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Source: Newsday

Conservation group seeks protections for bumblebee species


Posted: March 30, 2016
Originally Published: March 28, 2016

Without federal protection, a bumblebee native to the Northeast may soon disappear from farms and gardens — and the consequences could be dire, a conservation group warns.

Defenders of Wildlife has petitioned the U.S. Fish and Wildlife Service to list the yellow-banded bumblebee, which has declined sharply in New York and other Northeastern states, under the Endangered Species Act.

“This category of bumblebees is really on the ropes,” said Jay Tutchton, an attorney with the Washington, D.C.-based nonprofit. Bumblebees are vital pollinators for many crops, including those grown on Long Island, experts say.

“Bees are actually a very easy species to make the argument for, because they do so much that’s valuable for humanity,” Tutchton said.

While bee populations overall have plummeted nationwide, experts say the yellow-banded bumblebee has been especially hard-hit in the last 10 years. Causes include use of harmful pesticides, diseases ravaging commercial colonies, climate change and loss of habitat to development.

According to a recent state Department of Environmental Conservation report, “There are few records of this species located in [New York] since 2009 ... despite increased survey effort. There is evidence of sharp decline in the population both short-term and long-term.”

Entomologist Daniel Gilrein with the Cornell Cooperative Extension of Suffolk County said he knows of only one recorded spotting of the yellow-banded bee on Long Island in recent years; in Orient in 2013.

“It’s a very serious decline of this cornerstone population. They are critically needed as pollinators for fruits, vegetables, crops, flowers, and the main culprit seems to be pesticides and climate change,” said Adrienne Esposito, executive director of Citizens Campaign for the Environment based in Farmingdale. “You can get to a point where the species is not able to recover, so right now we’re at the crossroads. We need to stop using these pesticides; we need to allow more areas of open field for a lot of species to recover.”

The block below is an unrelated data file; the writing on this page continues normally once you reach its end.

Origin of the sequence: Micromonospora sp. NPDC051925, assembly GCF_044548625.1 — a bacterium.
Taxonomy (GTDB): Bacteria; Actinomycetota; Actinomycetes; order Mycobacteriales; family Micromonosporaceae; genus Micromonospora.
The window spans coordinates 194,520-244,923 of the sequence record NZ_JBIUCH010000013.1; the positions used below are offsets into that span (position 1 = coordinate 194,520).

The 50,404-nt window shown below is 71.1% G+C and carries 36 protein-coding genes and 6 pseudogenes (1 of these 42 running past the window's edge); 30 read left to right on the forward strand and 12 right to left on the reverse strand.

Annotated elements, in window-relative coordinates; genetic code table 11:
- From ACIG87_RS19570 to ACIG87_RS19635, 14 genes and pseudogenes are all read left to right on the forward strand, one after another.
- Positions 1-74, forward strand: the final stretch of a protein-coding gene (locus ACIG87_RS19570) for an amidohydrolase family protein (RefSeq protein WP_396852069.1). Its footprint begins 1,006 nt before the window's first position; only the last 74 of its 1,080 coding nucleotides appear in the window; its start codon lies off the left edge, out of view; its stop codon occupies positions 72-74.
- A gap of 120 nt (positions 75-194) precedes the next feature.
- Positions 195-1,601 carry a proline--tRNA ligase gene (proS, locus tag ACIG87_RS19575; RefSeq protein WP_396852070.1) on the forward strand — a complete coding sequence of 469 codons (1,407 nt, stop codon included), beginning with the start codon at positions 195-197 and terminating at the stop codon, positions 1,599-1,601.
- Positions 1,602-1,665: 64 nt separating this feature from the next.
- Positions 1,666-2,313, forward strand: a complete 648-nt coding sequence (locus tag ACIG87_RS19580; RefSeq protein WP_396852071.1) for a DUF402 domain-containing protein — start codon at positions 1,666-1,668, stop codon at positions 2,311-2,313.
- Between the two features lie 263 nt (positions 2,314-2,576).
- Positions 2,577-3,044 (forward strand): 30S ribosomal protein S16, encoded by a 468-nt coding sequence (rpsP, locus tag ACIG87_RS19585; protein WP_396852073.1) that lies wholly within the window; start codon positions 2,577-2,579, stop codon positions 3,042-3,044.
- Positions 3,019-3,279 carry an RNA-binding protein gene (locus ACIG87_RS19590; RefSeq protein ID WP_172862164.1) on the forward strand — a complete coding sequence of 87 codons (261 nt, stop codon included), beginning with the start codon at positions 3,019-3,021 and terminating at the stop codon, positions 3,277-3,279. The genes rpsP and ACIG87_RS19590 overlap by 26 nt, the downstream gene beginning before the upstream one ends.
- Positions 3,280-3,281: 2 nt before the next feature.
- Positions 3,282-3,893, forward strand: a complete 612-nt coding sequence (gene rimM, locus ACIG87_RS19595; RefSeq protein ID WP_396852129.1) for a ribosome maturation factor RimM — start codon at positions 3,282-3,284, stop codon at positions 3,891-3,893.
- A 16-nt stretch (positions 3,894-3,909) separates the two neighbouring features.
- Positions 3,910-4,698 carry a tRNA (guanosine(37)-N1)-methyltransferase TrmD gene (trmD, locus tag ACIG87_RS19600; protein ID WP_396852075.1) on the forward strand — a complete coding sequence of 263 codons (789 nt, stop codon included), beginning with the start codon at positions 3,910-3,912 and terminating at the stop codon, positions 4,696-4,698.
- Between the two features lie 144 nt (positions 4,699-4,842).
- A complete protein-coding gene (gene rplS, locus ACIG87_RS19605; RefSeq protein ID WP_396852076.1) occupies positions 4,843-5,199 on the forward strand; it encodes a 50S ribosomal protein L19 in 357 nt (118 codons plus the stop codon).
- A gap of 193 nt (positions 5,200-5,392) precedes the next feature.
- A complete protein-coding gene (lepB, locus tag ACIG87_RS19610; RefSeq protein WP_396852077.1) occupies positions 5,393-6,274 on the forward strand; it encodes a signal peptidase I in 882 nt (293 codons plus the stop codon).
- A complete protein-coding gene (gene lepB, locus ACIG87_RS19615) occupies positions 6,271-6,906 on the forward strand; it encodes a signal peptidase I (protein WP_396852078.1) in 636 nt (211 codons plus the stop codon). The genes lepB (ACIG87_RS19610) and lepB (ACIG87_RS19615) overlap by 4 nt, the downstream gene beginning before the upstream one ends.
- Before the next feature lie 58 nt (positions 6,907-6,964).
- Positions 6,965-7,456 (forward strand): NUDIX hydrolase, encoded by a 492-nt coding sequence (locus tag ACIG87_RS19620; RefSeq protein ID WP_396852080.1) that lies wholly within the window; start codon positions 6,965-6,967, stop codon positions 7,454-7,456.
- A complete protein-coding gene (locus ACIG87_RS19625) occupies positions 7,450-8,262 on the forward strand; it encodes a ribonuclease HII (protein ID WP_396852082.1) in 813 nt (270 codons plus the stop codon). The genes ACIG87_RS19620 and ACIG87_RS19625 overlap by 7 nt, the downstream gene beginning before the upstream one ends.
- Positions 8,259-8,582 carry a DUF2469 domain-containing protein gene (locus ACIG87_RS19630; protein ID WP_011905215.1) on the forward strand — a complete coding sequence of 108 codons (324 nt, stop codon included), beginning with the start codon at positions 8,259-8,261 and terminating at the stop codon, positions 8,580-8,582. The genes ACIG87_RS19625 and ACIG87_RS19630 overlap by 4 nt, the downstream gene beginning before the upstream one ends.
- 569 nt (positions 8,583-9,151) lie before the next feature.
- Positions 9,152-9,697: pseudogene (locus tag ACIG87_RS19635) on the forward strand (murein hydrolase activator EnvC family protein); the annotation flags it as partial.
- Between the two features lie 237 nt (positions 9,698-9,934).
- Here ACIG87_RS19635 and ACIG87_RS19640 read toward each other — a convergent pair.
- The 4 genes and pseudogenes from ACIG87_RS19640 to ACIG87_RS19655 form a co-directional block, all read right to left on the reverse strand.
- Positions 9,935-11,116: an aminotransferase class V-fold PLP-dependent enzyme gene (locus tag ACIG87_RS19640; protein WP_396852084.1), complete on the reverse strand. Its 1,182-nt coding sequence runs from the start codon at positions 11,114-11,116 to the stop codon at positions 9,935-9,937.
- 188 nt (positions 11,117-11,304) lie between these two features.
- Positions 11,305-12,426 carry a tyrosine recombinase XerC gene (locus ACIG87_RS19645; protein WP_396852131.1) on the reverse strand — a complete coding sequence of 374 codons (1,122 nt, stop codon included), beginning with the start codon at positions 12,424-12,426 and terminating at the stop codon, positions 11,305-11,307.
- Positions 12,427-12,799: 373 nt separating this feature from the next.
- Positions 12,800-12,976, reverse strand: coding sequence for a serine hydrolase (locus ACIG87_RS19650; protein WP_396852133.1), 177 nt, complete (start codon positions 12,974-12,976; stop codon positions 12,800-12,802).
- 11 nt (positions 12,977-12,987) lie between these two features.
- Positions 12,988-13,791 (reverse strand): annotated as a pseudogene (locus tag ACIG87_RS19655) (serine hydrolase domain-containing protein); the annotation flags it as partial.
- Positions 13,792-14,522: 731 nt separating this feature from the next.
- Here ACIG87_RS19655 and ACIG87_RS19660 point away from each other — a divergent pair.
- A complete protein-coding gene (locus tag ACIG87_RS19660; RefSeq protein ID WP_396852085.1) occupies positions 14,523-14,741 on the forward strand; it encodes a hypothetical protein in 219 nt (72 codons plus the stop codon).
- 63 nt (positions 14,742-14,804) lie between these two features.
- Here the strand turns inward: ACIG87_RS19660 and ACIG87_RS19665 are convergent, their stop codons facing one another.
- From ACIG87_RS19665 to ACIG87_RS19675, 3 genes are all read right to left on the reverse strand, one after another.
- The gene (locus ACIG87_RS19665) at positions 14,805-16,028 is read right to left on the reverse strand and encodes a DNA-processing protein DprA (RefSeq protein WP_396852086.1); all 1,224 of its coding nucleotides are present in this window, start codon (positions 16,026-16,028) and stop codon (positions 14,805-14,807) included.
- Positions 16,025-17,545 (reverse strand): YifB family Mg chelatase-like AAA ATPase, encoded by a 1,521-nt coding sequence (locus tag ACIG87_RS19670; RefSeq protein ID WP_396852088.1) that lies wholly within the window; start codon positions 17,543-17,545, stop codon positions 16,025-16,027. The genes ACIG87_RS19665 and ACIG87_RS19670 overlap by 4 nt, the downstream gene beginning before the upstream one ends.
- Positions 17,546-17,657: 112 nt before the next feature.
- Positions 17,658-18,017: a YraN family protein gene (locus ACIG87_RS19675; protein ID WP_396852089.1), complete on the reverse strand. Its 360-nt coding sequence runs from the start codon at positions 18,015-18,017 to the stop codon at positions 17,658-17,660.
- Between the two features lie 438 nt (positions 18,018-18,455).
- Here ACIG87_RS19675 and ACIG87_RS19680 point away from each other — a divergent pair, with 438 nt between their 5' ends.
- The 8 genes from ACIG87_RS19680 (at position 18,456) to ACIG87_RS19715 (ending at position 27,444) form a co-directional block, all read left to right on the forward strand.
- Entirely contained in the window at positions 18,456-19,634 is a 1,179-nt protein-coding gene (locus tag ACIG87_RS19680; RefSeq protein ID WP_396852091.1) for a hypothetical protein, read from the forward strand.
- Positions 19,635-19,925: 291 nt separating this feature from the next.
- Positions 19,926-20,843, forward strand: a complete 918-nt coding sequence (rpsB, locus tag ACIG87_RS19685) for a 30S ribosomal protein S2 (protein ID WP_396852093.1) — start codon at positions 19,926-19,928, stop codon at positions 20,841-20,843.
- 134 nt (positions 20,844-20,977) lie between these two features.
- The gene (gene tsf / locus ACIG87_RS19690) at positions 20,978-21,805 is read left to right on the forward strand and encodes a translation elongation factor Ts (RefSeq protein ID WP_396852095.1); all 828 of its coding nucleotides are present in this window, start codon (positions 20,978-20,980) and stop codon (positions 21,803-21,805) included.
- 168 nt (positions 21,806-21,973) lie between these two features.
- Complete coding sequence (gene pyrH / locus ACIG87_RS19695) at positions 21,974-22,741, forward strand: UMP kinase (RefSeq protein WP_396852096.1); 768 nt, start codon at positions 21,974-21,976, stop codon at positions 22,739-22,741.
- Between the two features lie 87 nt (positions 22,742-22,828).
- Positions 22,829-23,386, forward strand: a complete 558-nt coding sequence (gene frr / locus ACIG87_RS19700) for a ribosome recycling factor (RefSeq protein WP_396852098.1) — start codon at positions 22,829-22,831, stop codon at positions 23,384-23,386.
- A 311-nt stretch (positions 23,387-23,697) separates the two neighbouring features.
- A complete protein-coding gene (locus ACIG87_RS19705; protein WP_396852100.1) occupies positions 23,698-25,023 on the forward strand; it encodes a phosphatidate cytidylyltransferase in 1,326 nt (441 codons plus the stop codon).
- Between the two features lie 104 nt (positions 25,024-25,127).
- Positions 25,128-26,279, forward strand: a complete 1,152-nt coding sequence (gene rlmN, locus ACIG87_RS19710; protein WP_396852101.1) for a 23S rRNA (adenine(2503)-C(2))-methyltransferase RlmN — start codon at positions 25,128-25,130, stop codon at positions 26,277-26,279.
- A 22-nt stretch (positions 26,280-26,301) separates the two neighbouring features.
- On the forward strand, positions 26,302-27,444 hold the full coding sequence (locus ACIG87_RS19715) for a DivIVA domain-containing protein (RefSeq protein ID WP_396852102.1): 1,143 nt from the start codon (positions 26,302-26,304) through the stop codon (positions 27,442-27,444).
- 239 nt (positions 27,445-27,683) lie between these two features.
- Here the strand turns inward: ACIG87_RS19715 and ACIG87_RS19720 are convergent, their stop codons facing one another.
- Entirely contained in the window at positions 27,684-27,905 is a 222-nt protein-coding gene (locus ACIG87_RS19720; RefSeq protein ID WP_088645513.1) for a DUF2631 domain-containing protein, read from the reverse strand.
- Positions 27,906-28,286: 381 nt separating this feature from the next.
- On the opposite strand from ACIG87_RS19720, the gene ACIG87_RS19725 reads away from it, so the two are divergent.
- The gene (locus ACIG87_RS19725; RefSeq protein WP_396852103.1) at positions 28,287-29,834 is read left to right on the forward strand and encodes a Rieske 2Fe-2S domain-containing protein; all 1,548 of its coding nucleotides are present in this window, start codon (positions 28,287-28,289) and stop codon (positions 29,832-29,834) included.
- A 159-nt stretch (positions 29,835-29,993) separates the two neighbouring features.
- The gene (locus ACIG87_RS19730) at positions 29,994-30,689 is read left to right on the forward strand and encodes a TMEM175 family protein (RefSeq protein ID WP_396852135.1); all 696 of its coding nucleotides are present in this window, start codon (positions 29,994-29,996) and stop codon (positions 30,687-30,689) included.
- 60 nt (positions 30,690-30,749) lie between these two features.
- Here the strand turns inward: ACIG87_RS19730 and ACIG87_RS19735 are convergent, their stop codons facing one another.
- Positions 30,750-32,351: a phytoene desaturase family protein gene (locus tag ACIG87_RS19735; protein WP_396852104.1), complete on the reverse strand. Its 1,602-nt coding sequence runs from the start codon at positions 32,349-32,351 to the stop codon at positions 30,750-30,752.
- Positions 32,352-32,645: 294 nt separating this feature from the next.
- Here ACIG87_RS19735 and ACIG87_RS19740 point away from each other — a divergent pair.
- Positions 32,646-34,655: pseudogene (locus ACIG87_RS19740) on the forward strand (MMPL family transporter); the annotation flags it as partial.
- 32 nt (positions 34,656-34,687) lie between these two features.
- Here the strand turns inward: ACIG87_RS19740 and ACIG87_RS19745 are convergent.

Big and fuzzy, the yellow-banded bee is native to the Northeast, and used to be easily found east of the Rockies in northern states and southern Canada.

Today, the bee has largely disappeared from the southern reaches of its territory, said Rich Hatfield, senior conservation biologist with the Xerces Society, a nonprofit seeking to protect butterflies, bees and other invertebrates.

He called the bee an “excellent pollinator” of fruits, vegetables and flowers.

“The species can fly when it’s cold and wet out, so it’s out there doing work when the honey bees are staying warm in their hives,” Hatfield said.

In its petition to have the yellow-banded and Western bumblebees listed as endangered species, Defenders of Wildlife cited studies in several areas in the Northeast where bumblebees used to be abundant but are now scarcely found. According to the Fish and Wildlife Service website, other pollinators, including the Monarch butterfly and other bumblebee species, are also under review to be listed under the Endangered Species Act.

“When we’re talking about pollinators, we’re really talking about human food security,” Hatfield said. “Bees provide around one-third of the food we eat, so without bees our nutritious and delicious foods disappear.”

The rapid decline of bee populations and its consequences have been in the public eye for close to a decade, since colony collapse disorder made headlines for the fact that it was cutting down honey bees by the millions.

Fish and Wildlife agreed with many of Defenders of Wildlife claims made in its September filing, and was persuaded in its initial review that commercial agriculture, urbanization, climate change, pesticides and disease have posed serious threats to the yellow-banded bumblebee. The agency is now conducting a more thorough review.

If listed, a federal recovery plan for the species would be developed that could ban activities or practices deemed harmful.